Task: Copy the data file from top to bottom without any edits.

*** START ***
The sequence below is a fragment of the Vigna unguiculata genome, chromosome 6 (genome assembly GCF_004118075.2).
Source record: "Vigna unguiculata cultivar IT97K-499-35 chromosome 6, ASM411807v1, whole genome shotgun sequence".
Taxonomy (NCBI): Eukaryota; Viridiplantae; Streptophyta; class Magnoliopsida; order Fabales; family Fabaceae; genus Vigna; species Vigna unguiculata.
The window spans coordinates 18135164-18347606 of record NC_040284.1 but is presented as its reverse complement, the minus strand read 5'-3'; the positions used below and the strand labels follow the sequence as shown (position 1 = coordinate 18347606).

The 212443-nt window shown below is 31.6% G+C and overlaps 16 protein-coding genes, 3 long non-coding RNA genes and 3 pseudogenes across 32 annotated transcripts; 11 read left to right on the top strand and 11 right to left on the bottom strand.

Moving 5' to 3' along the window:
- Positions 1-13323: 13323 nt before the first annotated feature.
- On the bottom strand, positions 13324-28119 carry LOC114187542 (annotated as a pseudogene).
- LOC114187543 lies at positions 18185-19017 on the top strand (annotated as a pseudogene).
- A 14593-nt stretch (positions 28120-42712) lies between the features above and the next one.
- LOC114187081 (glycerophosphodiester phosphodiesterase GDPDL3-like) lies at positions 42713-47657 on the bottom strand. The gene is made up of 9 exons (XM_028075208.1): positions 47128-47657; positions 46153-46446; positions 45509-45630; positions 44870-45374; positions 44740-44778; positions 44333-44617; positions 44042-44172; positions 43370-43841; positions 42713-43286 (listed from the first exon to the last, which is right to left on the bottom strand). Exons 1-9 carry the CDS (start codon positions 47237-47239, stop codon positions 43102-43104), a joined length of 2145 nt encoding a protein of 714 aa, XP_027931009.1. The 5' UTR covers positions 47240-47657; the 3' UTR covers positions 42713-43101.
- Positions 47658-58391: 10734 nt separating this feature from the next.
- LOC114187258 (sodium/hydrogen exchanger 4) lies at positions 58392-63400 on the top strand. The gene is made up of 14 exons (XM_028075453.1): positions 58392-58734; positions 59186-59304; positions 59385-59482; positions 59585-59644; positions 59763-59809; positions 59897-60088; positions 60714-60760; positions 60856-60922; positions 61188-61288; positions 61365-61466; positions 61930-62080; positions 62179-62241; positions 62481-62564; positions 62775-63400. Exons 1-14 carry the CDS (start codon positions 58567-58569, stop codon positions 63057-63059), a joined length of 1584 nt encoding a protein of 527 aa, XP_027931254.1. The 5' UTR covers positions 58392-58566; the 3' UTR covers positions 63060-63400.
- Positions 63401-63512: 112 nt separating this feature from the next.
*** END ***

The sequence below is a fragment of the Vigna unguiculata genome, chromosome 6 (genome assembly GCF_004118075.2).
Source record: "Vigna unguiculata cultivar IT97K-499-35 chromosome 6, ASM411807v1, whole genome shotgun sequence".
Taxonomy (NCBI): Eukaryota; Viridiplantae; Streptophyta; class Magnoliopsida; order Fabales; family Fabaceae; genus Vigna; species Vigna unguiculata.
The window spans coordinates 18135164-18347606 of record NC_040284.1 but is presented as its reverse complement, the minus strand read 5'-3'; the positions used below and the strand labels follow the sequence as shown (position 1 = coordinate 18347606).

The 212443-nt window shown below is 31.6% G+C and overlaps 16 protein-coding genes, 3 long non-coding RNA genes and 3 pseudogenes across 32 annotated transcripts; 11 read left to right on the top strand and 11 right to left on the bottom strand.

Moving 5' to 3' along the window:
- Positions 1-13323: 13323 nt before the first annotated feature.
- On the bottom strand, positions 13324-28119 carry LOC114187542 (annotated as a pseudogene).
- LOC114187543 lies at positions 18185-19017 on the top strand (annotated as a pseudogene).
- A 14593-nt stretch (positions 28120-42712) lies between the features above and the next one.
- LOC114187081 (glycerophosphodiester phosphodiesterase GDPDL3-like) lies at positions 42713-47657 on the bottom strand. The gene is made up of 9 exons (XM_028075208.1): positions 47128-47657; positions 46153-46446; positions 45509-45630; positions 44870-45374; positions 44740-44778; positions 44333-44617; positions 44042-44172; positions 43370-43841; positions 42713-43286 (listed from the first exon to the last, which is right to left on the bottom strand). Exons 1-9 carry the CDS (start codon positions 47237-47239, stop codon positions 43102-43104), a joined length of 2145 nt encoding a protein of 714 aa, XP_027931009.1. The 5' UTR covers positions 47240-47657; the 3' UTR covers positions 42713-43101.
- Positions 47658-58391: 10734 nt separating this feature from the next.
- LOC114187258 (sodium/hydrogen exchanger 4) lies at positions 58392-63400 on the top strand. The gene is made up of 14 exons (XM_028075453.1): positions 58392-58734; positions 59186-59304; positions 59385-59482; positions 59585-59644; positions 59763-59809; positions 59897-60088; positions 60714-60760; positions 60856-60922; positions 61188-61288; positions 61365-61466; positions 61930-62080; positions 62179-62241; positions 62481-62564; positions 62775-63400. Exons 1-14 carry the CDS (start codon positions 58567-58569, stop codon positions 63057-63059), a joined length of 1584 nt encoding a protein of 527 aa, XP_027931254.1. The 5' UTR covers positions 58392-58566; the 3' UTR covers positions 63060-63400.
- Positions 63401-63512: 112 nt separating this feature from the next.